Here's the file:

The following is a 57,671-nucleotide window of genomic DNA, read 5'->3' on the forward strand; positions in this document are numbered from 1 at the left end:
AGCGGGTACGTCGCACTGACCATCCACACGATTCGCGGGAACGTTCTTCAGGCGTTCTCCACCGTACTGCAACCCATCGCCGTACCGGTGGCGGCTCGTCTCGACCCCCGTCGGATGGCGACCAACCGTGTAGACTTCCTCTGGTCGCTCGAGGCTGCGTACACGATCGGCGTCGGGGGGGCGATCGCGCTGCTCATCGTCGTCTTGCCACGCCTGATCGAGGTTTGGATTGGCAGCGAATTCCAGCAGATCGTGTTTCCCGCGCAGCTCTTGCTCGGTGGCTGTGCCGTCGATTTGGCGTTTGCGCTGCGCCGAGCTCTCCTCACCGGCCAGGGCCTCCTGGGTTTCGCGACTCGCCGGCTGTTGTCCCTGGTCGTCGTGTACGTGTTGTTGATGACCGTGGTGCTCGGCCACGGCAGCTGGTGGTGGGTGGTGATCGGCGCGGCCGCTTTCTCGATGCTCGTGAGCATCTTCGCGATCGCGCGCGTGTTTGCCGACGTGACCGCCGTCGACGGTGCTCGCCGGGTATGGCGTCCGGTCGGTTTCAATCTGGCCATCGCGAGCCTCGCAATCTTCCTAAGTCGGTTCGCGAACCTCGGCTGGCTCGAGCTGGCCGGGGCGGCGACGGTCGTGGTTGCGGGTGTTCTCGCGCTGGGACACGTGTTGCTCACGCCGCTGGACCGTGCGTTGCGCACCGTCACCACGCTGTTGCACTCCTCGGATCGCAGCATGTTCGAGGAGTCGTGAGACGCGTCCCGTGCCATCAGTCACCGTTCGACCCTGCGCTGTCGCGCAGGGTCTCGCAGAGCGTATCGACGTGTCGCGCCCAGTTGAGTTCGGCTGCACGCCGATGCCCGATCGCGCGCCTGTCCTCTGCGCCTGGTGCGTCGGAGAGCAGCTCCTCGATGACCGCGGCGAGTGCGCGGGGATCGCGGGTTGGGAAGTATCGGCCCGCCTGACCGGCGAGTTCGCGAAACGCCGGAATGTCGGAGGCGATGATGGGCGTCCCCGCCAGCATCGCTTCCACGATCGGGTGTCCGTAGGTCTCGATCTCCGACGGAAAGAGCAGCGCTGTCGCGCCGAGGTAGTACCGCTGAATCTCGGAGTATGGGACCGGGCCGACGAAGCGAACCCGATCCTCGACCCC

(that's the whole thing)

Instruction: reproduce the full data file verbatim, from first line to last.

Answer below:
The following is a 57,671-nucleotide window of genomic DNA, read 5'->3' on the forward strand; positions in this document are numbered from 1 at the left end:
AGCGGGTACGTCGCACTGACCATCCACACGATTCGCGGGAACGTTCTTCAGGCGTTCTCCACCGTACTGCAACCCATCGCCGTACCGGTGGCGGCTCGTCTCGACCCCCGTCGGATGGCGACCAACCGTGTAGACTTCCTCTGGTCGCTCGAGGCTGCGTACACGATCGGCGTCGGGGGGGCGATCGCGCTGCTCATCGTCGTCTTGCCACGCCTGATCGAGGTTTGGATTGGCAGCGAATTCCAGCAGATCGTGTTTCCCGCGCAGCTCTTGCTCGGTGGCTGTGCCGTCGATTTGGCGTTTGCGCTGCGCCGAGCTCTCCTCACCGGCCAGGGCCTCCTGGGTTTCGCGACTCGCCGGCTGTTGTCCCTGGTCGTCGTGTACGTGTTGTTGATGACCGTGGTGCTCGGCCACGGCAGCTGGTGGTGGGTGGTGATCGGCGCGGCCGCTTTCTCGATGCTCGTGAGCATCTTCGCGATCGCGCGCGTGTTTGCCGACGTGACCGCCGTCGACGGTGCTCGCCGGGTATGGCGTCCGGTCGGTTTCAATCTGGCCATCGCGAGCCTCGCAATCTTCCTAAGTCGGTTCGCGAACCTCGGCTGGCTCGAGCTGGCCGGGGCGGCGACGGTCGTGGTTGCGGGTGTTCTCGCGCTGGGACACGTGTTGCTCACGCCGCTGGACCGTGCGTTGCGCACCGTCACCACGCTGTTGCACTCCTCGGATCGCAGCATGTTCGAGGAGTCGTGAGACGCGTCCCGTGCCATCAGTCACCGTTCGACCCTGCGCTGTCGCGCAGGGTCTCGCAGAGCGTATCGACGTGTCGCGCCCAGTTGAGTTCGGCTGCACGCCGATGCCCGATCGCGCGCCTGTCCTCTGCGCCTGGTGCGTCGGAGAGCAGCTCCTCGATGACCGCGGCGAGTGCGCGGGGATCGCGGGTTGGGAAGTATCGGCCCGCCTGACCGGCGAGTTCGCGAAACGCCGGAATGTCGGAGGCGATGATGGGCGTCCCCGCCAGCATCGCTTCCACGATCGGGTGTCCGTAGGTCTCGATCTCCGACGGAAAGAGCAGCGCTGTCGCGCCGAGGTAGTACCGCTGAATCTCGGAGTATGGGACCGGGCCGACGAAGCGAACCCGATCCTCGACCCC